After the trial court ruled for U.S. Airways, the 9th Circuit Court of Appeals reversed and ordered a full trial. While the 9th Circuit said a voluntary seniority system should be a factor to consider in deciding whether the accommodation would cause an undue hardship to the employer, it was not willing to say that such a system should always overcome an ADA request.
The Supreme Court’s majority opinion, written by Justice Stephen Breyer, took more of a middle ground approach, although one clearly leaning toward the employer rather than the disabled employee. Breyer’s opinion said that the “seniority system will prevail in the run of cases,” and that the ADA “ordinarily” does not require an employer to make a job assignment that would conflict with that system.
However, the splintered majority opinion left open the possibility that a disabled employee could overcome the presumption for the seniority system by showing “special circumstances,” such as that the employer frequently made changes or granted exceptions to the seniority system. Among the four dissenters, two agreed with the employee and would have upheld the 9th Circuit decision, while two others would have gone further in ruling for U.S. Airways.
In yet another ADA case, Barnes v. Gorman, the court ruled unanimously that a court cannot award punitive damages in ADA cases brought against state and local governments. Although of limited significance to private employers, this ruling furthered angered disability rights advocates who contend that the court is gutting the landmark law. However, as the federal ADA’s reach continues to diminish, that likely will cause employees in California to turn instead to the more generous disability law provisions under state law.
Other Job Bias Cases
Beyond these ADA cases, employers and business interests had a more mixed record in this year’s Supreme Court term. Several decisions could pose problems for employers facing various types of job bias lawsuits. For example, a 6-3 ruling in EEOC v. Waffle House states that, even though an employer and employee have agreed to submit a job dispute to mandatory arbitration and the employee is thus prevented from going to court, the EEOC can still sue the employer for back pay and reinstatement for the employee.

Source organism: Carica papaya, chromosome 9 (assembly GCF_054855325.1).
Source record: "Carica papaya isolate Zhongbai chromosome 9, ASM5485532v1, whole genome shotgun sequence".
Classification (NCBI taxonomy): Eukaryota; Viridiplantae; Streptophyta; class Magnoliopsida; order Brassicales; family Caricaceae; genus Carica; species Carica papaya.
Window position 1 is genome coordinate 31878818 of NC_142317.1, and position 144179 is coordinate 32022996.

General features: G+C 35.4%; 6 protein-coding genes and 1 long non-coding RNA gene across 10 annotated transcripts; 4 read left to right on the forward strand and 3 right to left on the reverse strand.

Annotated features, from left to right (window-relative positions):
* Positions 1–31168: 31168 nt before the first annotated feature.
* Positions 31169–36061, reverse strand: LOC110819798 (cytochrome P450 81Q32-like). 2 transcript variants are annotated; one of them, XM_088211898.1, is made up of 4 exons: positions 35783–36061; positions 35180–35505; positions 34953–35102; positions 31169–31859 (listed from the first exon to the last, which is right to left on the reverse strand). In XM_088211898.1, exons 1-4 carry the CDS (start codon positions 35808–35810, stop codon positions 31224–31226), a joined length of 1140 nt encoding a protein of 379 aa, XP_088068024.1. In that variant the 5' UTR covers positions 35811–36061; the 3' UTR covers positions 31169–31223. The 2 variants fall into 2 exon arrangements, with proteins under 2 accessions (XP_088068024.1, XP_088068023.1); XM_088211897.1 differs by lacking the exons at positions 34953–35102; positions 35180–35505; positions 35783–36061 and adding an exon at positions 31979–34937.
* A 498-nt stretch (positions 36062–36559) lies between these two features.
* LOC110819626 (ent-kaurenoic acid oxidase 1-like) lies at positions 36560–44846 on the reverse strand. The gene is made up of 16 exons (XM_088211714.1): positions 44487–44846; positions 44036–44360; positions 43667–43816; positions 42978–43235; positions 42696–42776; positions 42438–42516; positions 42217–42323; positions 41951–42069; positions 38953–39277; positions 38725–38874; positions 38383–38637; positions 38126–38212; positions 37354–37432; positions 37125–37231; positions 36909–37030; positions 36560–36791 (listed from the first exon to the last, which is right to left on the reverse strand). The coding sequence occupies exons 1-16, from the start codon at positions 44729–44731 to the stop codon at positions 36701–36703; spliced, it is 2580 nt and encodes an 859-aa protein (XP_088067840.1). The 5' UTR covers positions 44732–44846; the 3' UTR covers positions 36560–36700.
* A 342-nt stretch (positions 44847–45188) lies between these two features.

A 5-4 decision in National Railroad Passenger Corporation v. Morgan made it possible for employees bringing “hostile environment” claims (used most often in sexual or racial discrimination cases) to complain of conduct that happened perhaps even years earlier. While normally an employee must bring a discrimination claim within either 180 or 300 days of the alleged misconduct, “the entire time period of the hostile environment may be considered by a court for purposes of determining liability,” according to the majority opinion by Justice Clarence Thomas, so long as at least one such act fell within the filing period of 180 or 300 days.
Finally, a case that the Supreme Court ultimately chose not to decide could be of great importance to both employers and to older employees. After initially accepting the case, the court heard oral arguments on whether older workers could win an age discrimination claim when their company’s layoffs during a corporate reorganization disproportionately affected those over age 40 (the minimum age to be protected by federal age discrimination laws). Then, in an unusual move, the court dropped the case from its docket without explaining why. Since the lower court had ruled against the older employees, this particular case ended with a victory for the employer. But with no clear answer from the Supreme Court, it is still uncertain exactly what conduct by an employer might prove age discrimination.
Patents and Doctrine of Equivalents
Businesses and inventors holding patents gained a qualified victory in another important decision, although many questions remain after the court’s unanimous decision in Festo v. Shoketsu. The case involved a patent concept called the “doctrine of equivalents,” which says a patent holder can successfully claim patent infringement by a copycat or other equivalent invention that has only minor differences from the patented product.
Courts have long struggled with exactly how to apply the doctrine of equivalents. In Festo, the Court of Appeals for the Federal Circuit ruled that the doctrine could not be used by the patent holder for any claim that was amended in the patent application process. Since amendments to patents are typical in the patenting process, that decision endangered the strength of as many as a million patents now in use.
In rejecting the absolute approach used by the lower court, the Supreme Court opinion, written by Justice Anthony Kennedy, was at least some good news for patent holders. However, the ruling may still prove to do great harm to the doctrine of equivalents, as the court sought a middle ground. The high court ruled that there is indeed a presumption against using the doctrine of equivalents whenever the patent is amended in the application process. However, the patent holder can try to overcome that presumption, and thus still use the doctrine to claim patent infringement, by showing that the amendment had nothing to do with the differences between the patented product and the copycat.